The Ganga and Brahmaputra river systems are part of the larger Ganga-Brahmaputra-Meghna river basin which covers India, China, Nepal, Bangladesh and Bhutan. The transboundary nature of the river system has major implications on people, economy, and socio-political setup in the region. Similarly, natural disasters, being interconnected, need to be looked at with an integrated approach. Assam and Bihar have the highest instances of flooding in India leading to loss of life, land, assets and displacement of communities. This year, at least 11 million people have been affected by floods in these states, and as on August 14, 2020, about 7,799,700 people have been displaced.
Several factors impact these annual floods. Catchments of Ganga and Brahmaputra receive very high rainfall and about 75 per cent of total runoff in the basins is discharged during the monsoon period. The obstruction of natural drainage systems increases the waterlogging period. Increased construction and deforestation in the uphill regions have also triggered erosion and flow of debris downhill, along with flash floods during heavy rainfall events. The courses of the rivers and their tributaries are known to change over time. Kosi, a tributary of Ganga, has shifted westward, about 112 km over the past 200 years, causing coarse silt deposition and erosion in North Bihar. While the Brahmaputra basin is tectonically active and major earthquakes of 1897 and 1950 have greatly changed the drainage setup of the basin, changing characteristics of floods in the region.
Studies have projected temperature rise in the Ganga-Brahmaputra basin due to climate change. Seasonal increase in temperature and rainfall from 2000 to 2100 will also increase the risk of flooding in the region.
The response to flooding has largely centred on flood-control mechanisms such as construction of dams and embankments. Proposals for riverbed dredging and construction of reservoirs for storage of excess water have been floated. However, these measures have been successful only to some extent. At other times, embankment breach and release of excess water from reservoirs during monsoons have added to the severity of floods.
The Government of India has laid out policies and programmes from time to time, considering the recurring floods; however, their implementation mostly remains incomplete. In 1975, the Model Bill for Flood Plain Zoning was prepared by the Central Water Commission as a guideline for states to undertake floodplains zoning. Only three states in India have enacted the legislation of the bill (Manipur, Rajasthan and Uttarakhand) whereas the most flood-affected states see the bill unimplementable.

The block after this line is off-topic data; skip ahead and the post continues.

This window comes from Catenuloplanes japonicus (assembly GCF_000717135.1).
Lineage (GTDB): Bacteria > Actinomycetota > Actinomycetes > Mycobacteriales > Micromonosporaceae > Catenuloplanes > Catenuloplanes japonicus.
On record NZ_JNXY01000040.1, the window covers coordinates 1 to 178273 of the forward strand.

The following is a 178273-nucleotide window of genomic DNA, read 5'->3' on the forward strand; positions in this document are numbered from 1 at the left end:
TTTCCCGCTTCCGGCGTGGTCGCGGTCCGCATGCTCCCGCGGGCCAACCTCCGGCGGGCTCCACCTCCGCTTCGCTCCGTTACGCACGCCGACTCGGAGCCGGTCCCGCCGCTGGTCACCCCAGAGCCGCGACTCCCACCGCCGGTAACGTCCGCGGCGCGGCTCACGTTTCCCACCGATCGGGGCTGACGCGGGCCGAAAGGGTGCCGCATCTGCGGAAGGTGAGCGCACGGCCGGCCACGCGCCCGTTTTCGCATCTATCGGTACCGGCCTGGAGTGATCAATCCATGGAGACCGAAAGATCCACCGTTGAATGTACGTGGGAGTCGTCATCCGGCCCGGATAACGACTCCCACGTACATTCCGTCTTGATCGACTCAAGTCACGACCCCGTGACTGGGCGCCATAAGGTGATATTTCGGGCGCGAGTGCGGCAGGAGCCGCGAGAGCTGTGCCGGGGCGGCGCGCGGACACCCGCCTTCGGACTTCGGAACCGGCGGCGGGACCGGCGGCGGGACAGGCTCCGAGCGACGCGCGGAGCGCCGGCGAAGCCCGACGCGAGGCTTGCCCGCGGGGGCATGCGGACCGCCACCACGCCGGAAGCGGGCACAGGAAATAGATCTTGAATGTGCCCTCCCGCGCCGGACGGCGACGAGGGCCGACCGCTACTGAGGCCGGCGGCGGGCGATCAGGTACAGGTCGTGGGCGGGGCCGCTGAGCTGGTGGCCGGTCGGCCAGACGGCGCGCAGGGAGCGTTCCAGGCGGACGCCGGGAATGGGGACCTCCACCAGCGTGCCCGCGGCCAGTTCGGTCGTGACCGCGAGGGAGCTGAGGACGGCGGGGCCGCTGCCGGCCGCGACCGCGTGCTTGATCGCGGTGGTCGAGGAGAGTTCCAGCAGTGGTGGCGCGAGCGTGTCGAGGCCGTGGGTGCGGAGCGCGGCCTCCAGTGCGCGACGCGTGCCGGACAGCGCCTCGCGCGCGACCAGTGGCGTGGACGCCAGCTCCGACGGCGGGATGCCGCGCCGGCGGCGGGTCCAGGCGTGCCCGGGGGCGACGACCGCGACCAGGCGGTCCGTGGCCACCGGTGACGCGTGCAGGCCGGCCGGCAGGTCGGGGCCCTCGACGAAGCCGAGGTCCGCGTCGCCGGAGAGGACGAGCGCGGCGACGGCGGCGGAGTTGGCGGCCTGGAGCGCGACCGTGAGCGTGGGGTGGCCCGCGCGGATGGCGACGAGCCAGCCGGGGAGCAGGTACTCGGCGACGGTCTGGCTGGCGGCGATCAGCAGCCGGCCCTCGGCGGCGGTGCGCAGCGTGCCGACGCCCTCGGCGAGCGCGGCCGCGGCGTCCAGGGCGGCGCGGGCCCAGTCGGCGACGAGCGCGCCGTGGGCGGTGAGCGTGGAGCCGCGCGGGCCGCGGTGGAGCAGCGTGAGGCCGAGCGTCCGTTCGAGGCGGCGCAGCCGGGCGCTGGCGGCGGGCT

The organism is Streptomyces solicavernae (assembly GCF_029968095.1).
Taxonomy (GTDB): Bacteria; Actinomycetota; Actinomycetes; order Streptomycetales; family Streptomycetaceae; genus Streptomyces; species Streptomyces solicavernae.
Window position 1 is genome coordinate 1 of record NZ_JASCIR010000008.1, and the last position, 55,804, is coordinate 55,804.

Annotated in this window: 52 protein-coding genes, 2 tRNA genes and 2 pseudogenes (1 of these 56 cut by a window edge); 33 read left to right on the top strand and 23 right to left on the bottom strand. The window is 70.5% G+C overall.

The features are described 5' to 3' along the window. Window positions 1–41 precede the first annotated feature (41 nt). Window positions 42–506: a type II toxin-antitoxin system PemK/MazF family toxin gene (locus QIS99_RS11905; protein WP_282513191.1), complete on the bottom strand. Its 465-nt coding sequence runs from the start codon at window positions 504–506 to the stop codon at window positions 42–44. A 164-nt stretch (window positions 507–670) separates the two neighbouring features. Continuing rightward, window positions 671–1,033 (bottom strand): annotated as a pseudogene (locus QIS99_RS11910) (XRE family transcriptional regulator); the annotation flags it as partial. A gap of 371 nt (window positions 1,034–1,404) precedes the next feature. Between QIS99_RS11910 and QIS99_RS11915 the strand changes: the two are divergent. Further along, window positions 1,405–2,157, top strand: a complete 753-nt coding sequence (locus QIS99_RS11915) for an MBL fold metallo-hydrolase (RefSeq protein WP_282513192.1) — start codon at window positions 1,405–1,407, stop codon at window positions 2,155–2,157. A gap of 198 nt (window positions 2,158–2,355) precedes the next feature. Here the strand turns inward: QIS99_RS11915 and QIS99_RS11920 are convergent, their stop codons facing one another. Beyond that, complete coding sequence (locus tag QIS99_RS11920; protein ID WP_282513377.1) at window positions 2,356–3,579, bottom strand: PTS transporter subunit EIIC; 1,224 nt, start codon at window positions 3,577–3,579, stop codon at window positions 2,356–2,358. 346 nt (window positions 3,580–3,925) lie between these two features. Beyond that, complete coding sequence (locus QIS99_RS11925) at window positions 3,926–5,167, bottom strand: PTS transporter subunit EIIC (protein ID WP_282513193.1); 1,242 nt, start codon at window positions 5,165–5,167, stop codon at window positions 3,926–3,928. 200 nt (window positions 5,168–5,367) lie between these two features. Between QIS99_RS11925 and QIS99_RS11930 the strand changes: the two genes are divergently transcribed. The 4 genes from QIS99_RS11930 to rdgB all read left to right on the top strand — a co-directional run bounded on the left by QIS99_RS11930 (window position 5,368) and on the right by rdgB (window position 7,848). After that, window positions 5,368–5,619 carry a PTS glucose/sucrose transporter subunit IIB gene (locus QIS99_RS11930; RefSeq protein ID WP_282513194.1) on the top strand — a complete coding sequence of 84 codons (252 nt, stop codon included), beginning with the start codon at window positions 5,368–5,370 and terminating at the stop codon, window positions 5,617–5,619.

The National Commission on Flood (NCF) was established to review various flood control measures in 1954, with specific focus on embankment construction. The report by NCF in 1980 noted that no credible scientific assessment of performance of embankments, quantitative evaluation of creation of additional flood issues and economic condition post creation of embankments have been conducted by any state. It made 204 recommendations; however, most of these are yet to be implemented. Further, as mandated by National Disaster Management Authority (NDMA), the central government made investments in forecasting technologies for early warnings to communities, while disaster management at the state level is the responsibility of the State Disaster Management Authorities (SDMAs) including flood-relief measures.
The discourse around flood-control needs to be updated with a flood-management framework, including flood-risk preparation, adaptation and strategies for post-flood recovery. This should include a combination of structural measures and floodplain rejuvenation, an effective communication system for the dissemination of early warning and livelihood diversification to build resilient communities. The Energy and Resources Institute (TERI), supported by the National Disaster Management Authority (NDMA) recently launched a Flood Early Warning System (FEWS) for Guwahati, Assam, which will provide flood alerts to local authorities with a lead time of 72 hours. This model can be replicated across flood-prone areas of the country.
Instead of creating more embankments, timely repair of the existing ones should be considered. Wetlands act as sinks for excess water in floodplains and hence, encroachment of ponds, swamps and wetlands should be prevented. Further, the drinking water and sanitation facilities of relief centres need to be improved to cater to the health of flood displaced people. States should implement the Model Bill for Flood Plain Zoning, customised to the situation in the state. The purpose of the Flood Plain Zoning is to minimise damage due to regular flood events by regulating the land use in the flood plains. Various international case studies can be referred to build a framework for incorporating flood management measures by adapting to Indian conditions and requirements of the river systems. There is also a need for transboundary cooperation for Ganga-Brahmaputra basin, in terms of data sharing, river basin planning and stakeholder inclusion for flood management. It is time to move from politics to policy, for effective flood management in the region.
(Authors: Ms Mayuri Phukan, Senior Research Fellow, Water Resources, TERI and Ms Niyati Seth, Research Associate, Water Resources, TERI. Views expressed are personal)